Be aware that bats can enter an area in a space as small as a quarter. ⅜ of an inch is all it takes for a bat to crawl in. They love long narrow spaces because it offers them great protection. They also love to enter vía small entryways because predators can’t follow them.
That often means that the most obvious entrances are not the ones that bats use the most. It also means that the entrances that bats use may be difficult to locate. To find where bats are going in and out, watch your house. You will need to have enough people located around the perimeter to watch the entire house.
Set Up A Bat House Near The Main Entrance-Exit Point
The purpose of a bat house is to provide an alternative and safe place for the bats to roost. Bats are incredibly helpful to the local ecology and they keep insect populations greatly reduced. But, because of human encroachment into the wild, bats have become increasingly endangered. They are protected in most areas.
Bat Crazy!: Guide To Bat Removal From Attics
As a responsible homeowner, it seems as though your to-do list is never going to end. There’s always another repair or maintenance job for you to consider. After all, consider the following statistic regarding homeowners throughout the United States. It indicates that, on average, homeowners spend around one to four percent of the home’s overall value on improvement projects. In other words, you’re not alone in needing to care for your home every now and then.
Perhaps, though, you have a peskier problem. You might be looking for strategies for bat removal from attic spaces. You’ve noticed some flying, furry housemates you need to relocate. If that’s the case, you’re in luck. The good news is, you’ve come to the right place with this article.
Peek Your Head in the Attic to Confirm You Have a Bat Problem
Imagine you’re sitting in comfort on your couch after a long day at work. Out of nowhere, you hear something overhead bustling around. The thing is, your home only has one story! So, you assume an animal has made its home in your attic. Don’t jump to conclusions as to what kind of animal is sharing your house, though.
Consider Investing in Repellents
Perhaps your bat infestation is rather small compared to others. Only one or two have visited your attic in the wee hours of the morning. If that’s the case, you still want to act upon getting the situation under control. Unhandled, the bats can start to grow a real family right under your roof. To avoid an increase in the problem, remove any bats from your attic as soon as you notice them.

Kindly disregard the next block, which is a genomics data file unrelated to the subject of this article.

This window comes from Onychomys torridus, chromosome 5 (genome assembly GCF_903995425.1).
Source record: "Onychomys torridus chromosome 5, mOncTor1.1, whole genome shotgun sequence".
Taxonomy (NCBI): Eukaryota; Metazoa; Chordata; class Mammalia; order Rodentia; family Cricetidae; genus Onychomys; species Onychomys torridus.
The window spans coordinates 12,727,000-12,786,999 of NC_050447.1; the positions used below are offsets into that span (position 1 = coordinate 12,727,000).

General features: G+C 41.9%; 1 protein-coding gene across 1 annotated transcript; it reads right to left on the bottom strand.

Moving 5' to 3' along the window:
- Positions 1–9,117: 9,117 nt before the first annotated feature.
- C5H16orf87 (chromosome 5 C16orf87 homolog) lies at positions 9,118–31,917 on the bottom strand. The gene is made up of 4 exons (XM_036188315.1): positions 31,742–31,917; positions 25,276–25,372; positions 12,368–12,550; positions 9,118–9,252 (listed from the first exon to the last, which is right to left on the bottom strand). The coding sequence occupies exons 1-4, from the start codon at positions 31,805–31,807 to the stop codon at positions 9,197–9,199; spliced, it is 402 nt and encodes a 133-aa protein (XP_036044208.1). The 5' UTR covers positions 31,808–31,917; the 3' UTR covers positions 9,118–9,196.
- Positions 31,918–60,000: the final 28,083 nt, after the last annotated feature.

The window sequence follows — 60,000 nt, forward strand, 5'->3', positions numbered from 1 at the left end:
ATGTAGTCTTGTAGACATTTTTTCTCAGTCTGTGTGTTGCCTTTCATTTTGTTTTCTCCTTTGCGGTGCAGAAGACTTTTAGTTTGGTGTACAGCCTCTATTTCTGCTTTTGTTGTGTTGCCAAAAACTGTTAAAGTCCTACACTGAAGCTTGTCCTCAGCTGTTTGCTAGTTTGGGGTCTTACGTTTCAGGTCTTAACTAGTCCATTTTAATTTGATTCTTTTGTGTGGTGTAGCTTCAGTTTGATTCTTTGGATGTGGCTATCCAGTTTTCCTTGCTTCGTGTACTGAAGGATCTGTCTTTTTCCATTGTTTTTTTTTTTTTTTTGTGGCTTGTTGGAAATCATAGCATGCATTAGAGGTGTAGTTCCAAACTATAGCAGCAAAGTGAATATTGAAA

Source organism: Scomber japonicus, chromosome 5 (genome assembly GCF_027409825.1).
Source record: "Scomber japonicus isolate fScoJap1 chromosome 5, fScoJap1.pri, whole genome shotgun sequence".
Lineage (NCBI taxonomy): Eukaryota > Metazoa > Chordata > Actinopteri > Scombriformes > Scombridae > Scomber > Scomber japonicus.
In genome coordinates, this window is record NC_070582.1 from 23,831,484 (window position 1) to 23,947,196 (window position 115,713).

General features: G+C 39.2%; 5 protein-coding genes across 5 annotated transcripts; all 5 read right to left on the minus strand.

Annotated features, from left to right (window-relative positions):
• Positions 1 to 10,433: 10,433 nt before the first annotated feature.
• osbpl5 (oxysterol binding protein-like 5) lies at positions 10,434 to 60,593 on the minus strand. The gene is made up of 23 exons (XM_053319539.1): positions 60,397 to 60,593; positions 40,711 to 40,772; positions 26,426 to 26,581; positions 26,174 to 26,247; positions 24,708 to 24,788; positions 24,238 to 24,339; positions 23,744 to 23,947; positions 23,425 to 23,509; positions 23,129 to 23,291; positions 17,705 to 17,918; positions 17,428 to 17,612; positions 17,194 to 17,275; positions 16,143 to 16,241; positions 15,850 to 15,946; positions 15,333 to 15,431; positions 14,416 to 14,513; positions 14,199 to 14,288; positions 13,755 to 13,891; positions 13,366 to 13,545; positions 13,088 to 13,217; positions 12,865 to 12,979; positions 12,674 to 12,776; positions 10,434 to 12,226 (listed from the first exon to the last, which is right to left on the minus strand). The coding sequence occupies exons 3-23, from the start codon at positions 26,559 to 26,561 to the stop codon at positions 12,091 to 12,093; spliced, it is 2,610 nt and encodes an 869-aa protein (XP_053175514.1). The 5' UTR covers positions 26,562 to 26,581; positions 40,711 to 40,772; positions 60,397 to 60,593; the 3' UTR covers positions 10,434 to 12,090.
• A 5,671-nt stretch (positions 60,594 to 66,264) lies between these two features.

Hang Some Aluminum Foil and Mirrors in Your Attic
Perhaps you don’t want to rely on chemicals or foods to expel bats from your attic. Well, there’s another option to consider. It’s a common and incorrect myth to assume that all bats are blind. On the contrary, bats can see quite well. Rather, they rely more on hearing their high-pitched navigational noises.
How to get rid of Bats
What is the best way to get rid of bats? You have two options: repelling bats from your house and mounting an alternative house for them in the yard. The former is a short-term solution while the latter will allow you to solve your bat problem for a long time.
Electronic deterrents repel bats with light, sound, or airflow and are more efficient against bats.
Having bat infestation in the attic sounds terrible to many homeowners. Upon hearing these words, particularly when it comes to a large colony established by these animals, one would wish just to give up everything and start looking for a new home. The reason for that is that numerous myths have grown up around bats, making people fear these flying creatures, instead of learning how to get rid of bats properly.
The biggest myth about bats is that they are vampires feeding on human blood. In most cases it is not true. Yes, there is a particular sub-species, which specifically prefers blood (what is meant here is animal blood, not human one). This species is dangerous and can carry diseases, but you’ll have to try hard to encounter them and should attack them first to get bitten for sure. The vast majority of bats that inhabit human accommodations feed on insects (mosquitoes, flies, etc.), or, less frequently, on small animals such as frogs.
Therefore, these pests are not exactly pests. They can be “tamed” and you can build special bat shelters for them (refer to our separate article covering the best bat houses). But still, there are species that feed on fruit causing damage to horticulture. It would therefore be preferable to keep these creatures away. These are covered in the following review.